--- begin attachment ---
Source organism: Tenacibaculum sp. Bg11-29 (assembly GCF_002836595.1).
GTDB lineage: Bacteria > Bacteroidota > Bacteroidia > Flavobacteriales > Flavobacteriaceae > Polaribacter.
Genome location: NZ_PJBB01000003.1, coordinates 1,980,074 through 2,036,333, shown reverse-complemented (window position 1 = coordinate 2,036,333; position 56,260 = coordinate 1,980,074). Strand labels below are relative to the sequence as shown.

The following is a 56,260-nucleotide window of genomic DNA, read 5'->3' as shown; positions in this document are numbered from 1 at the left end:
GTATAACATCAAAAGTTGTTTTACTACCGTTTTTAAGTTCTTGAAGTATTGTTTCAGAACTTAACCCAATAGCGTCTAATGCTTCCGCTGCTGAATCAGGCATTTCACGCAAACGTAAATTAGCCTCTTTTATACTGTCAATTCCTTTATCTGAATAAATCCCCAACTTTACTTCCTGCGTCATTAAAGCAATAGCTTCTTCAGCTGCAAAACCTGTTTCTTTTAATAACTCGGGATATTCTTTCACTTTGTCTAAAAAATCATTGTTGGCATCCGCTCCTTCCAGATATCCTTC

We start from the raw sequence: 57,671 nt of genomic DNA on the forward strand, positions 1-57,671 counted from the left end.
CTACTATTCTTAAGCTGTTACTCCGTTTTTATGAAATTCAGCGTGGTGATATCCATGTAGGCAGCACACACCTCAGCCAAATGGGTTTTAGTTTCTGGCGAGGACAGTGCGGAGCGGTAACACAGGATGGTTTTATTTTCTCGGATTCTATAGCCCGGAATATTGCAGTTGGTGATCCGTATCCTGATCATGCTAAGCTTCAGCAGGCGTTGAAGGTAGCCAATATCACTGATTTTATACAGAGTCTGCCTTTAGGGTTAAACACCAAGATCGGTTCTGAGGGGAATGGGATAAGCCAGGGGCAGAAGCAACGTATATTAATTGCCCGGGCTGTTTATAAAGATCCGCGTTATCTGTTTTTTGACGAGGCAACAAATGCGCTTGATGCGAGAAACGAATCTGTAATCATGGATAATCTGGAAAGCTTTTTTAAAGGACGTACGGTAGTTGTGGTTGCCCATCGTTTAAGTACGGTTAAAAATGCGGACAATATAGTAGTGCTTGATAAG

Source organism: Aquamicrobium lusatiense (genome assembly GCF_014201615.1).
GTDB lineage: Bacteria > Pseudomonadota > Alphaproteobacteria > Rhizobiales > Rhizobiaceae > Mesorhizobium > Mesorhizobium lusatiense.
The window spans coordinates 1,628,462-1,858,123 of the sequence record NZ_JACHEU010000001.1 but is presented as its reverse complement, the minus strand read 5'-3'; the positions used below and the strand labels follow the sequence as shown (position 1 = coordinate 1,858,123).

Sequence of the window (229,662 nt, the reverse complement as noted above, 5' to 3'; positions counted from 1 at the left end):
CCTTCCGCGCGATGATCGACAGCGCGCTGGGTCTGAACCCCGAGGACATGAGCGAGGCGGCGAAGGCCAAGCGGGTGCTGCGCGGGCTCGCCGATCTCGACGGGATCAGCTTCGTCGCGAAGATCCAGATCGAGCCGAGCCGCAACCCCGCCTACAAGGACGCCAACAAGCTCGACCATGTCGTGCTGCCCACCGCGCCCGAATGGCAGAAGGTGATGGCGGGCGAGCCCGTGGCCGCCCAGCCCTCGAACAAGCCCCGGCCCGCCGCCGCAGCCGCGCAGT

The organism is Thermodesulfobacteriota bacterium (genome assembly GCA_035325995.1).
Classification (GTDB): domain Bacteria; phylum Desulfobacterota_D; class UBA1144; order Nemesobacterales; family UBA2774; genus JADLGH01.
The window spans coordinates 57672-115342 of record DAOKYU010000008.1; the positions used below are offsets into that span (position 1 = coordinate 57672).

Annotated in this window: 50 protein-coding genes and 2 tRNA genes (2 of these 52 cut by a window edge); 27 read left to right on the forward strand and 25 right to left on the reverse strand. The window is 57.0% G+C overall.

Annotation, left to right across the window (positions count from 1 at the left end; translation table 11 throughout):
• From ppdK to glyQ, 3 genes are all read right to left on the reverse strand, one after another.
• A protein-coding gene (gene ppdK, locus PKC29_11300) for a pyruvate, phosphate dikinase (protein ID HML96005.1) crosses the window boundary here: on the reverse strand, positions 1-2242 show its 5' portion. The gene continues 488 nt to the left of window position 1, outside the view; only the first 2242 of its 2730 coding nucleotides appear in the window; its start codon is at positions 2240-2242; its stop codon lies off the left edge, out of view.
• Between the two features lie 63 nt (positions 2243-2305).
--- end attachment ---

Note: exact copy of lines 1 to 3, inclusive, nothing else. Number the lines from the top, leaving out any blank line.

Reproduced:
Source organism: Tenacibaculum sp. Bg11-29 (assembly GCF_002836595.1).
GTDB lineage: Bacteria > Bacteroidota > Bacteroidia > Flavobacteriales > Flavobacteriaceae > Polaribacter.
Genome location: NZ_PJBB01000003.1, coordinates 1,980,074 through 2,036,333, shown reverse-complemented (window position 1 = coordinate 2,036,333; position 56,260 = coordinate 1,980,074). Strand labels below are relative to the sequence as shown.